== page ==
One William Wigston provided a yet further endowment in 1529 to provide for another five couples. This makes Ford’s unusual, in that very many almshouses provide for twelve aged persons or couples. Over 500 years later, the almshouses still fulfil their original function.


Coventry was very heavily bombed during WWII, and on the night of 14 October 1940 the almshouses were hit by a single bomb that killed six residents, the warden, and a nurse. The building was severely damaged, one whole bay being destroyed, but restored 1951-53, using salvaged materials where possible.

15 November 2012

Llangollen Motor Museum

About a mile outside Llangollen is an eponymous motor museum that is a delightfully eclectic collection of about 60 cars, a greater number of motorbikes, and various petrol pumps, cans, enamel signs, automobile-related ephemera, pedal cars, vintage radios, and various curiosities.

Amongst the cars are the first production Gilbern GT, of 1961 (below), and a fine pair of Triumph Vitesses (top). Gilbern, 1959 to 1973, remains the only production car to have been made in Wales. Amongst the curiosities is what's reputed to be the oldest motor-drawn caravan in Britain, home-built in 1908 by an amateur artist for use on his painting trips.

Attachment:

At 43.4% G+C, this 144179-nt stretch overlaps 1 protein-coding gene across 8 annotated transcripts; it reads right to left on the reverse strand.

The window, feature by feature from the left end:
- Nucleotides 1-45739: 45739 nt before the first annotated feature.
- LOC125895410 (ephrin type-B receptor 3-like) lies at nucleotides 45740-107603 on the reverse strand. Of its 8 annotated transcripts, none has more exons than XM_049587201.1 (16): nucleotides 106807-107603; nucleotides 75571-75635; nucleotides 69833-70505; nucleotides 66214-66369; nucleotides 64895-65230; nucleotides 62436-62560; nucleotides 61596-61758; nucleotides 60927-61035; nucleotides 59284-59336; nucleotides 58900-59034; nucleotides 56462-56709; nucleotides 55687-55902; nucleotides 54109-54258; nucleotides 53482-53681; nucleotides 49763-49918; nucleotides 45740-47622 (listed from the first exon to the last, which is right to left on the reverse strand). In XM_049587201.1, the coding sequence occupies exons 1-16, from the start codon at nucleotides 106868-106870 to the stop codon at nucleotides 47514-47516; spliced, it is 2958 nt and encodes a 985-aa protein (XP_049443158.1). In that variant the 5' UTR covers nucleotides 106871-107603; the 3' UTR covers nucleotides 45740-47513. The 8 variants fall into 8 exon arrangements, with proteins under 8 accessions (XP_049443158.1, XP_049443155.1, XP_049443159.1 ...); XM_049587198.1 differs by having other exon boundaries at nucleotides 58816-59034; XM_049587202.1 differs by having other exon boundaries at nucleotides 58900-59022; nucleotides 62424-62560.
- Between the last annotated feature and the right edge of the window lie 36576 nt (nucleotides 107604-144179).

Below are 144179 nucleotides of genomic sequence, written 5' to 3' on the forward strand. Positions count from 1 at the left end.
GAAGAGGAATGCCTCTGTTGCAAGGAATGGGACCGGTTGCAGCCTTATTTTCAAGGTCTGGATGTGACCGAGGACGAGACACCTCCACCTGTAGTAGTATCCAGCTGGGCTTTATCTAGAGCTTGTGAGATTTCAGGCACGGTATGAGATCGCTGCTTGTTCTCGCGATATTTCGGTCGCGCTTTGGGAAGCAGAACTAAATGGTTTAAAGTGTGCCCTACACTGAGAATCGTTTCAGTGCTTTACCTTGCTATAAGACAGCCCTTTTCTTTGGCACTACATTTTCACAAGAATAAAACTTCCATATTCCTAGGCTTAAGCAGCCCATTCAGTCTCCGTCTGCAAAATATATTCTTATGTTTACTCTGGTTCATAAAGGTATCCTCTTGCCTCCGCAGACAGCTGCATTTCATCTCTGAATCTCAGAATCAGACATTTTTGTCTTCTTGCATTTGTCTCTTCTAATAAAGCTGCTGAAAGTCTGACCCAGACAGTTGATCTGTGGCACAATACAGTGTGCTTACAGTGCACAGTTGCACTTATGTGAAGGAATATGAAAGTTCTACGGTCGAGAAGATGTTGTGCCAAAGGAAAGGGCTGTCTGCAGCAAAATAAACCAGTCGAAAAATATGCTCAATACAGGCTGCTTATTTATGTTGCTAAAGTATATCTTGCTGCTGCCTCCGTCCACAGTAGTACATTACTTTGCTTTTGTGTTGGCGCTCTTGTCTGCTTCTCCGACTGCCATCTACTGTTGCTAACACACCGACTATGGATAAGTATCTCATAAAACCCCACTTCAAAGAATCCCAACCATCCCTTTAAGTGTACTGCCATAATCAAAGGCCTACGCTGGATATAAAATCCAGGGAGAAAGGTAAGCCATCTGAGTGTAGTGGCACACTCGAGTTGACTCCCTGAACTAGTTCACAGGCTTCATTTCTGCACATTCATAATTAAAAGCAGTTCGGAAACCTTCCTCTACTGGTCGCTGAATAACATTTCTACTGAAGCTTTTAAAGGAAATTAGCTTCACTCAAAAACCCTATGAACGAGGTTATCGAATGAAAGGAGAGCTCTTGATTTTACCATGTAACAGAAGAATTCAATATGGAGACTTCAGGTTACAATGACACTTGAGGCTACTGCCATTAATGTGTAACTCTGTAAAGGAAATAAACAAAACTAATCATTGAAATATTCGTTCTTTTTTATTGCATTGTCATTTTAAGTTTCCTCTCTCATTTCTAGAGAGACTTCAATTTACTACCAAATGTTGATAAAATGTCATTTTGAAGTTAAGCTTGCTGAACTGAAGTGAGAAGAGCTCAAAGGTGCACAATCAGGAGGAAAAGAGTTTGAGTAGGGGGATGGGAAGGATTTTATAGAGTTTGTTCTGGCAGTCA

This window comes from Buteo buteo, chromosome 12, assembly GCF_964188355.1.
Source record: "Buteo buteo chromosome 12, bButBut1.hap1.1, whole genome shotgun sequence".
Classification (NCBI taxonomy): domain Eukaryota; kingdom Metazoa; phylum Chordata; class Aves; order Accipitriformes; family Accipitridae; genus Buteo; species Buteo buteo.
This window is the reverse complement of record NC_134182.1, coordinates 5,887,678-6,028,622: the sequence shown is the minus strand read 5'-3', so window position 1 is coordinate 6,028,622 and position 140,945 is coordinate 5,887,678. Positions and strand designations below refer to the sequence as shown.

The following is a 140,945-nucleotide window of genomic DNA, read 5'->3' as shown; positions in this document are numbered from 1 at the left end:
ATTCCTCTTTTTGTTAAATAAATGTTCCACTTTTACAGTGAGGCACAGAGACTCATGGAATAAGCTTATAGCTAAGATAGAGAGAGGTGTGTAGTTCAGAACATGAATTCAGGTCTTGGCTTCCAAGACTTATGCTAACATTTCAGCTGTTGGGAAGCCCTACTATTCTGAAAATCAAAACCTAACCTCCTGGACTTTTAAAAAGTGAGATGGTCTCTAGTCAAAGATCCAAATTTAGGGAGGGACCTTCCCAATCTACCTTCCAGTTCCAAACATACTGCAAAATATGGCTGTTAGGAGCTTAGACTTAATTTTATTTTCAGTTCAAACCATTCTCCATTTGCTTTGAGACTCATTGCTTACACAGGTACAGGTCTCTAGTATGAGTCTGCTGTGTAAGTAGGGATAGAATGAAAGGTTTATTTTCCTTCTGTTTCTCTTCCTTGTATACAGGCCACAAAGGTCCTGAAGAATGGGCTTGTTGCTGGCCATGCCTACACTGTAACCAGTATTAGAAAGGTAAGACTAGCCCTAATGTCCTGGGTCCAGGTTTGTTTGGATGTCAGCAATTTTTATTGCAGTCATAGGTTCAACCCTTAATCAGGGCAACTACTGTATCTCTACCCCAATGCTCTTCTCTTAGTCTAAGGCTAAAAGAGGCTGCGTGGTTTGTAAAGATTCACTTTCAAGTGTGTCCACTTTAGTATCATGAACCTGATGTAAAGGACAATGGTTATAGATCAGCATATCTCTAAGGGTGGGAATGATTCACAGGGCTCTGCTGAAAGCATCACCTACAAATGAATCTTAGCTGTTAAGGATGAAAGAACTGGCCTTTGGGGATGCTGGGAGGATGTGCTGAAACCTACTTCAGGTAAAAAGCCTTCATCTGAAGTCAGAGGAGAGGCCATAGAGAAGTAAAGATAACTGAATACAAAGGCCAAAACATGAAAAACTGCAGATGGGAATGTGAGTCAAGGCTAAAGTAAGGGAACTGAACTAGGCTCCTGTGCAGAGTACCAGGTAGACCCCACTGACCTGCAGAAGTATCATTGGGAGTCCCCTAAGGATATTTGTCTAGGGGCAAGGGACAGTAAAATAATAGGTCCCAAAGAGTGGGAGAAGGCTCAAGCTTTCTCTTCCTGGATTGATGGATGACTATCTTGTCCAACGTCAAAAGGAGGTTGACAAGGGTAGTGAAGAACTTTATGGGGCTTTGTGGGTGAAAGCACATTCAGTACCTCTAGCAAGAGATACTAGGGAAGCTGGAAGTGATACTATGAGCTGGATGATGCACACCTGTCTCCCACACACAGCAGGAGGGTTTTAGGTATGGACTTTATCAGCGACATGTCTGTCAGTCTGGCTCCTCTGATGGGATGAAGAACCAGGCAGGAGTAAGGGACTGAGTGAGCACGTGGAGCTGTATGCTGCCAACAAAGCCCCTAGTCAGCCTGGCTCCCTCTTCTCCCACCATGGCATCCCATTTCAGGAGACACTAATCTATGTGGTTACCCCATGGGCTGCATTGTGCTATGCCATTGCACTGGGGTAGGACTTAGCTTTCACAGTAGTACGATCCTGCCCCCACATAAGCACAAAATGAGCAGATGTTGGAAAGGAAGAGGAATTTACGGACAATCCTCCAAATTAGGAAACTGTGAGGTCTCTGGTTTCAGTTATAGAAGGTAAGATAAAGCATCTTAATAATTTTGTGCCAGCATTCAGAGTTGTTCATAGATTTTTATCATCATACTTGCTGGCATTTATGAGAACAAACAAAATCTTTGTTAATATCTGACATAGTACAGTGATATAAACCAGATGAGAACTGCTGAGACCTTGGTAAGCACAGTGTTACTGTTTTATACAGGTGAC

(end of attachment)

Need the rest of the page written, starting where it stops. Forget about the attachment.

10 November 2012

Enigma Variations

The Enigma machine, available on the open market from 1919 as a means for organisations such as banks to encipher confidential information, was not a commercial success, and was withdrawn from sale in 1933. By 1926 however it had been adapted by the German government for military purposes, initially for the Navy, but later for all three services, in progressively more advanced forms.

Enigma converted plain-text into cipher-text by means of letter key depressions closing switches, completing circuits, and lighting lamps, one for each letter of the alphabet. The enciphering was achieved by virtue of the circuits being completed through the medium of a plug-board and three (selected from five, from December 1938) rotors each with 26 contacts per side. The contacts were connected internally such that, as the rotors turned, the completed circuits were different for every key depression. The different electrical circuit configurations numbered 158,000,000,000,000,000,000.

Polish Intelligence made the first inroads into breaking Enigma-coded messages, and Bletchley Park first broke into German Enigma ciphers in January 1940. Manual techniques however were outstripped by increasingly complex German military set-up routines for the machines. Alan Turing, a brilliant Cambridge mathematician, set about developing a machine to work out the relevant rotor, ring, plug-board and message selections and settings that would not be thrown by further German operational changes.